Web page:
The Catcher in the Rye by J. D. Salinger

2004 Words9 Pages
The Catcher in the Rye is a popular novel written by J.D. Salinger. Published in 1951, the book was originally written for adults, but it is now remembered and adored by people from all parts of the world and people from all walks of life – especially by teenagers – a likely effect that was only inevitable considering the center stage of the narrator the great crumby flake Holden Caulfield, to use his style of speaking, who accurately portrayed teenage angst and loneliness in a style that many youngsters could and do relate to.1 The book is about his quest to find himself after being threatened with expulsion at the expensive prep school that he attends. Selling millions upon millions of copies and inspiring all sorts of people from…show more content…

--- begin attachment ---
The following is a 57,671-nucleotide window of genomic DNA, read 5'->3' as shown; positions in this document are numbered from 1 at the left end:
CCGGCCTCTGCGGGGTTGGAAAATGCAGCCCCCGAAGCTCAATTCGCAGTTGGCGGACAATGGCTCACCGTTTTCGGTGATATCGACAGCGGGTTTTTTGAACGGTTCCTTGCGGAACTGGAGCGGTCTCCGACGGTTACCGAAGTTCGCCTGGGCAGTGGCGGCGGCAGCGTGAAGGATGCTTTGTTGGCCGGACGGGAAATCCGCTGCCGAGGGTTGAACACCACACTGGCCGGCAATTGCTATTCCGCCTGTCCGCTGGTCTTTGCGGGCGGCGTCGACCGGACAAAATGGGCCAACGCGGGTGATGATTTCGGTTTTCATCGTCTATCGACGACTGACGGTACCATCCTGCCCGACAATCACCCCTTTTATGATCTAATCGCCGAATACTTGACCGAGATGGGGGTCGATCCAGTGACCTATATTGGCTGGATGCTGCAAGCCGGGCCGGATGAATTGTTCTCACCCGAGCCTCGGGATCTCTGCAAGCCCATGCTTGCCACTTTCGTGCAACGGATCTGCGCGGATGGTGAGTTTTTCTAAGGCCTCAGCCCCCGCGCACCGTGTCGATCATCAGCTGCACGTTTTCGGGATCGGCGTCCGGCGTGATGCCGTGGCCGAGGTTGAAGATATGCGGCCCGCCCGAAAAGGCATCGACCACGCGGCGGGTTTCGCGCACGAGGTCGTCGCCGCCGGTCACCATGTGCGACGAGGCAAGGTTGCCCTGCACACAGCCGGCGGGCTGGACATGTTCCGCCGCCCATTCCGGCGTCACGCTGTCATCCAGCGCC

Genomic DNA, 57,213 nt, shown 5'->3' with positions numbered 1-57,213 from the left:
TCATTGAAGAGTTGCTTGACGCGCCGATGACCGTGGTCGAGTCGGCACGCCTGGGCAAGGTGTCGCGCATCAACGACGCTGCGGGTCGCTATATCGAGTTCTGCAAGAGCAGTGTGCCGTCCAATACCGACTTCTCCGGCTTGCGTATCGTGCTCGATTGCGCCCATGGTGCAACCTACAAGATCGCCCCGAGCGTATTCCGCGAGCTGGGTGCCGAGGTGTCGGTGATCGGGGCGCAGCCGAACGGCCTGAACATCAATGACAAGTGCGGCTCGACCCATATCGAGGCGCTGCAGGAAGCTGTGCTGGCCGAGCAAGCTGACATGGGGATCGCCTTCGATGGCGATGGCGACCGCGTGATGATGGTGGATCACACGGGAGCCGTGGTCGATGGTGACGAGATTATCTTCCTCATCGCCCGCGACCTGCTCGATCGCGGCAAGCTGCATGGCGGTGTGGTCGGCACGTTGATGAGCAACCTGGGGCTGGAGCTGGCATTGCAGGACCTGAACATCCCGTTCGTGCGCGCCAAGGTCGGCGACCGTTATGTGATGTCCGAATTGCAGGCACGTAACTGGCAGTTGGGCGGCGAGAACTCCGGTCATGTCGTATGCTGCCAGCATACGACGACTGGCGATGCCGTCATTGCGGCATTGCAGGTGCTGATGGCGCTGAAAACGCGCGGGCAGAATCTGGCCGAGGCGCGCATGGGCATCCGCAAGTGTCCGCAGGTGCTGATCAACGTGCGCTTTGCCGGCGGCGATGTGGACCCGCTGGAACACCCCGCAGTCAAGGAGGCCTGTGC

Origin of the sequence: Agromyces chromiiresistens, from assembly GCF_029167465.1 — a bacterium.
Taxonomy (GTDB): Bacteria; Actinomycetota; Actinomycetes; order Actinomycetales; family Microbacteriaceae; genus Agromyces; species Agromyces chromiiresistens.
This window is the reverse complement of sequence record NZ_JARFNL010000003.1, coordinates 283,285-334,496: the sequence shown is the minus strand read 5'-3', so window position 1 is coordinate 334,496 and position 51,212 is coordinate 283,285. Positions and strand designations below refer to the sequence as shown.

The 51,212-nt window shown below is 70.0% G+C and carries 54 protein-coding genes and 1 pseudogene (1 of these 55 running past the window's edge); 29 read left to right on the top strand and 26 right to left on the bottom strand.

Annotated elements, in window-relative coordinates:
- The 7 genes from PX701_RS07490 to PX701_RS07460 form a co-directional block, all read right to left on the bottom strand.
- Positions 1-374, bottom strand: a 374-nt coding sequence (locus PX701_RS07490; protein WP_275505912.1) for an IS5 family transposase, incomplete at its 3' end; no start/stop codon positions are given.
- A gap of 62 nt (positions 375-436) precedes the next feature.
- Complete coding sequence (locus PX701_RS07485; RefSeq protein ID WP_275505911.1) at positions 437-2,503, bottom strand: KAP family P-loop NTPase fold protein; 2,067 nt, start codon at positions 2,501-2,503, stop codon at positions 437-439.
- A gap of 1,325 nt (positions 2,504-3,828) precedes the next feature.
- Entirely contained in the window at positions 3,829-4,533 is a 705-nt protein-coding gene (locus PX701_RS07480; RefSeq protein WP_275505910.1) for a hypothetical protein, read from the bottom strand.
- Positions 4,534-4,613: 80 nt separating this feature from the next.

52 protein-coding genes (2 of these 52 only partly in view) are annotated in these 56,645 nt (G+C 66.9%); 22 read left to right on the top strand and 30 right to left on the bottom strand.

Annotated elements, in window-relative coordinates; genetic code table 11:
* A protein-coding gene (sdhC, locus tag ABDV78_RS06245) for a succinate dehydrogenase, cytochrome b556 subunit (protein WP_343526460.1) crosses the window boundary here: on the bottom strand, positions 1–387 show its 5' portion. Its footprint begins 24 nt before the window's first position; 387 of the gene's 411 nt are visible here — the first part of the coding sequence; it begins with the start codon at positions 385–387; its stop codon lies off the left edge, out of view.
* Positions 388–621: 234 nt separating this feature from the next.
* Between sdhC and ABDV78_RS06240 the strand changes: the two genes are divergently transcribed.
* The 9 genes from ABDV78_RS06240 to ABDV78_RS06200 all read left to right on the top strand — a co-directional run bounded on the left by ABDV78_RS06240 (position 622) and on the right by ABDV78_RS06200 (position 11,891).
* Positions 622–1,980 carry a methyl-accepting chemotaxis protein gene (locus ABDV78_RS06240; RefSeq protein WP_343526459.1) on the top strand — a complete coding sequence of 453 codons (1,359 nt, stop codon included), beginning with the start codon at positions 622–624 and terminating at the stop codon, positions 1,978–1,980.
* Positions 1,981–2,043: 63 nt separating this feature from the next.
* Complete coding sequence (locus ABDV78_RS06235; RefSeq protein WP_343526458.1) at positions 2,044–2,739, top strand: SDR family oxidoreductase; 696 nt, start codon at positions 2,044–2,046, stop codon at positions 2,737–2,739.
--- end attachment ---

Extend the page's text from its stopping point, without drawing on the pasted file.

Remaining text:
But it isn’t easy to determine the length of this double standard because of the scarcity of good, honest conversations and discussions about and with other men and boys throughout the book. Caulfield’s trials and tribulations have a heavy emphasis on women and girls, so that is why much of the info on this lens naturally lens towards discussions on feminine social standards from his perspective. There are many women and girls that Holden Caulfield talks about, talks to, and thinks about throughout the novel. For further analysis on his relationships with them, they can be divided into three categories: figures of authority, lovers, and family. Caulfield’s own mother would have been the character of choice for the first category, but since there is a scarce amount of conversation with her we’ll have to default to the next most talkative female authority figure: the mother of a fellow classmate named Ernest Morrow. He met the woman on a commuter rail heading to New York from Caulfield’s school dorm in Pencey Prep in Agerstown, Pennsylvania. She initiated a conversation with him after she noticed a school sticker on one of his suitcases. They mostly discussed about the school and about Ernest Morrow’s personality and behavior, and of course the usual motherly inquiry of whether or not they were friends. Although Caulfield ended up giving his name as a non-existent Rudolf Schmidt, the key thing to point out was that this six-page talk
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